Regular reports of my grabber activity and that of others, plus information on QRSS software, hardware and technique that comes my way

Sunday, September 29, 2013

An Automatic A/B Antenna Switch

A while back I did some tests with VK1OD to compare antennas using an automatic antenna switch he had devised for antenna testing.

I made a version of Owen's antenna switch which can be controlled by the QRS keying program  which I use to key my mept via the computer's serial line.  In the experiment described in this post it is being used to switch in an attenuator so I can transmit different power levels on the Mark and Space of the QRSS FSK signal.

Here's the schematic,

The driver transistor is located in my mept box and connected to the A/B switch box by a twisted pair.  DTR is the DTR line of the serial cable coming from the computer.  My mept is also keyed from this connection via another driver transistor

Here's a picture of the resulting keyer:

The attenuator is an L design with 50 Ohms to ground and a series resistor of 100 Ohms between A and B to give an attenuation of 10 dB.  You can see where I tack-soldered in parallel resistors to reach 10 dB as measured using Spectrum Lab.  The twisted pair on the left is the keying line from the serial port and there is an LED to indicate when antenna port B is switched in.

When used with the QRS keying program the switch automatically reduces the 1 W signal to 100 mW so one is on the Mark and the other on the Space.

The other use for this switch will be to compare antennas, my next project.

I have found the 10 dB comparison most illuminating.  I seldom run my mept but when I do I generally use   1 W because I'm interested in observing propagation and want to ensure results.  But, I often wonder what my signal would have looked like at the typical QRSS power level of 100 mW.  Now I know.  More often than not the 100 mW level is in the noise compared to the 1 W and would have required image stacking to identify the call.  It's not just a matter of power because of other factors such as the grabber's antenna and local noise and how the waterfall display is set up.

Here's an example taken from PA2OHH's grabber.  In the first image which is a single grab the 100 mW Space is barely discernible and not clear enough to ID the call which is clearly seen in the Mark:

Here's a stacked image of multiple grabs from the same grabber:

Now you can see the 100 mW Space quite clearly and read the call in un-cw.  I use this technique often on 40m where the 'barefoot' mepts don't make it out of the noise well enough to be identified.

It's no surprise that a 10 dB power gain makes a big difference but if you can read the lower power level then the gain is not very impressive.  It's when the lower power is not visible at all and them emerges from the noise to be readable at the higher level that the difference is most impressive.

de w4hbk

Tuesday, September 24, 2013

A Comparison of QRSS and WSPR for Measurement of Signal Strengths

This post describes measurements I made with the help of Keith, G6NHU, to compare Signal-to-Noise measurements displayed by WSPR with those I make using QRSS using the Spectrum Lab spectrogram technique described in a previous post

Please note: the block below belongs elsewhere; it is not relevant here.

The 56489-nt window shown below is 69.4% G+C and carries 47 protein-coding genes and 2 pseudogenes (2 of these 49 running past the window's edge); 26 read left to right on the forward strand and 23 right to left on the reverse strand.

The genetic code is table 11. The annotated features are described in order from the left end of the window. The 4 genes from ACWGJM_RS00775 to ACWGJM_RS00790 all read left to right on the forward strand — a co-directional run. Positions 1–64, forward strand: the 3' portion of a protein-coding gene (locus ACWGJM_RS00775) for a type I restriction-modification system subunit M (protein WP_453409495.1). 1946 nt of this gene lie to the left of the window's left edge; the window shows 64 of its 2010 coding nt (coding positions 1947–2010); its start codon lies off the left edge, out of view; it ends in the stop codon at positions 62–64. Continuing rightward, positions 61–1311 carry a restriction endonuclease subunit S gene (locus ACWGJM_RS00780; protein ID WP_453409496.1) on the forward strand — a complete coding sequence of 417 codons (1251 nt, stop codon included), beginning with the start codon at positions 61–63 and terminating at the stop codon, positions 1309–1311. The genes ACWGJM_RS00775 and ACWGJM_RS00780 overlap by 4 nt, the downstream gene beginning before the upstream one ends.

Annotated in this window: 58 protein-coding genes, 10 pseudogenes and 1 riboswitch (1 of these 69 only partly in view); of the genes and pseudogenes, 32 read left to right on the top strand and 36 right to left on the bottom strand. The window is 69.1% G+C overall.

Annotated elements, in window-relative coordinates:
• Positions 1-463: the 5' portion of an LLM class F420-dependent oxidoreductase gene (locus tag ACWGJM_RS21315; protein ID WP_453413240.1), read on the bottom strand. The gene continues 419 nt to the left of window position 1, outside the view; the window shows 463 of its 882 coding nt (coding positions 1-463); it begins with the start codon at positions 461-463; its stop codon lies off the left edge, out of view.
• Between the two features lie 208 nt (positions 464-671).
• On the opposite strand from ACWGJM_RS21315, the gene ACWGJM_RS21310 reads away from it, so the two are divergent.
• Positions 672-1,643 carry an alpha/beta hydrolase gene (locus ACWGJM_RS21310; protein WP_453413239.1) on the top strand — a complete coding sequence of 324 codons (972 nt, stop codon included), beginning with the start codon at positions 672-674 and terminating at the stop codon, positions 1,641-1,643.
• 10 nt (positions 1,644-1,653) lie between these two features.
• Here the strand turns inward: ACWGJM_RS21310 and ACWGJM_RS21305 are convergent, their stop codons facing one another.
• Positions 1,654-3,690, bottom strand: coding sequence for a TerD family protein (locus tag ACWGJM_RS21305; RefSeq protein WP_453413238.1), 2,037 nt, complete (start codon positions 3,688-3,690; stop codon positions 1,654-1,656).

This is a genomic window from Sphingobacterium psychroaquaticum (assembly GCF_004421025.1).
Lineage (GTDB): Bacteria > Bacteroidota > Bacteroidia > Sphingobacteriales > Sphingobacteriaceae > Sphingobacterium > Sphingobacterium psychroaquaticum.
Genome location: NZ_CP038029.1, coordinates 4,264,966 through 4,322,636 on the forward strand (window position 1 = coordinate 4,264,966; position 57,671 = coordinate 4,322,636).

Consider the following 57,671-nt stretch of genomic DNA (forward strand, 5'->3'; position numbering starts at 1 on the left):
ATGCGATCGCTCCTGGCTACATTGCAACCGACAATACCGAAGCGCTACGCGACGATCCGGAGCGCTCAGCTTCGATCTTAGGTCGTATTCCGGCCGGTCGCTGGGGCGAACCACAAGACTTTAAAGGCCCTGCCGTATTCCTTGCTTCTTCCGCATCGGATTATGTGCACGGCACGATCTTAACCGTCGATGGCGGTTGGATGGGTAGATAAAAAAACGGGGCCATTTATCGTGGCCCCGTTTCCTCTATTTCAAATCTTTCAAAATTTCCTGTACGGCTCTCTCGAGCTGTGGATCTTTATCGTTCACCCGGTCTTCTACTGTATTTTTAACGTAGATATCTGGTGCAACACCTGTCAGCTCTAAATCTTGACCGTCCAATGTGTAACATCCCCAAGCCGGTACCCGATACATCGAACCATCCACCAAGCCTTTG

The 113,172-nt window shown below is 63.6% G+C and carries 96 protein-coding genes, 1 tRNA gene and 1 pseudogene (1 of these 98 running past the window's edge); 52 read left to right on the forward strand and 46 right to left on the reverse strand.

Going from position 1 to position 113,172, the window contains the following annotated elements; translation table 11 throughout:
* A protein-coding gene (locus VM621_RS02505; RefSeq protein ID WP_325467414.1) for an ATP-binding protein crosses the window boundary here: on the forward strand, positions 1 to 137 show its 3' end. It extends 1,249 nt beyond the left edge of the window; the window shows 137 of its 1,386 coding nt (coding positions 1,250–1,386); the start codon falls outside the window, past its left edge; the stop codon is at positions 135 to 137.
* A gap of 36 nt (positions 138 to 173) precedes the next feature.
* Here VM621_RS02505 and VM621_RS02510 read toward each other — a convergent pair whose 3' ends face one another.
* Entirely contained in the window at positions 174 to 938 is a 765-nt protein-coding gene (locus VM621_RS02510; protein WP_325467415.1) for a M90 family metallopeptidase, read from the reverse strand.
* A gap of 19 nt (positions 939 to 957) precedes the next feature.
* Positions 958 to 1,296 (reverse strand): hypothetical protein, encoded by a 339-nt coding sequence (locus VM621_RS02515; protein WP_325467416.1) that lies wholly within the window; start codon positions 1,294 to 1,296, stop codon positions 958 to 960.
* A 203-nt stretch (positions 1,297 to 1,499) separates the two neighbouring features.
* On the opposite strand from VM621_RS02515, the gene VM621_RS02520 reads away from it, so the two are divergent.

The versatile Ultimate 2 from QRP Labs has the capability of transmitting both QRSS and WSPR and can do so in the same message frame.  G6NHU has been doing this with his U2 for some time now by designing a message that sends QRSS for 8 minutes followed by a 2 minute WSPR frame, making it possible to monitor both modes on a routine basis.  Here's what it looks like on 20m:

Figure 1.  G6NHU QRSS/WSPR message

Keith usually transmits WSPR on the WSPR frequencies but for the purpose of this experiment it was on the same frequency as the QRSS otherwise it could easily disappear in the crowded WSPR band.  Note also that the WSPR message has the same bandwidth as the 5 Hz FSK so doesn't cause problems to other QRSS stations.

For our tests I ran the WSPR program and recorded G6NHU while simultaneously making grabs of the QRSS part with this screen:

Figure 2.  QRSS Screen Used to Measure SNR

The QRSS measurement is based on the SL "long term average" function which in this case is the 2 minute period at the end of the QRSS message shown in Figure 2.   The WSPR measurement immediately followed the 2 minute-averaged grab.  Refer to he link give above for more details.

Over the time frame from 1900z to 0100z on 20m I recorded about 30 instances where G6NHU appeared on WSPR and had a clean grab on the Pensacola Snapper near the same time.  Not having much to do an a very rainy day I read all the QRSS captures and made a spreadsheet of QRSS/WSPR SNR determinations. From this I plotted the SNR's measured via QRSS and WSPR:

Figure 4.  Plot of SNR's Determined by QRSS and WSPR

The big difference in scale is caused by the bandwidths used in WSPR and QRSS.  WSPR relates the SNR to a BW of 2500 Hz while my Spectrum Lab settings are for a noise BW of 0.25 Hz. SNR is inversely proportional to BW because noise power varies with BW.  Therefore the change in SNR expressed in dB is,

delta(SNR)  = 10log((S1/N1)/(S2/N2)) = 10log(BW2/BW1), dB

     note that S1=S2 since the signal is monochromatic and does not change with BW

Thus the change in SNR for 2500 Hz and 0.25 Hz bandwidth's is:

         10log(2500/0.25) = 40 dB

which is added to the WSPR data in Figure 3 to obtain that inFigure 4.

Figure 4.  Correction for Bandwidth Differences

One thing in favor of the QRSS method is that it's possible to actually view the QRN/QRM situation at each determination of SNR...see Figure 2.  Compare this to the busy WSPR spectrum in Figure 1 where interference seems to be a distinct possibility.  As described above, the QRSS and WSPR measurements are 2 minutes apart which may account for some of the differences in agreement.

The large fluctuations in measured SNR are due mainly to QSB and not system noise.

de w4hbk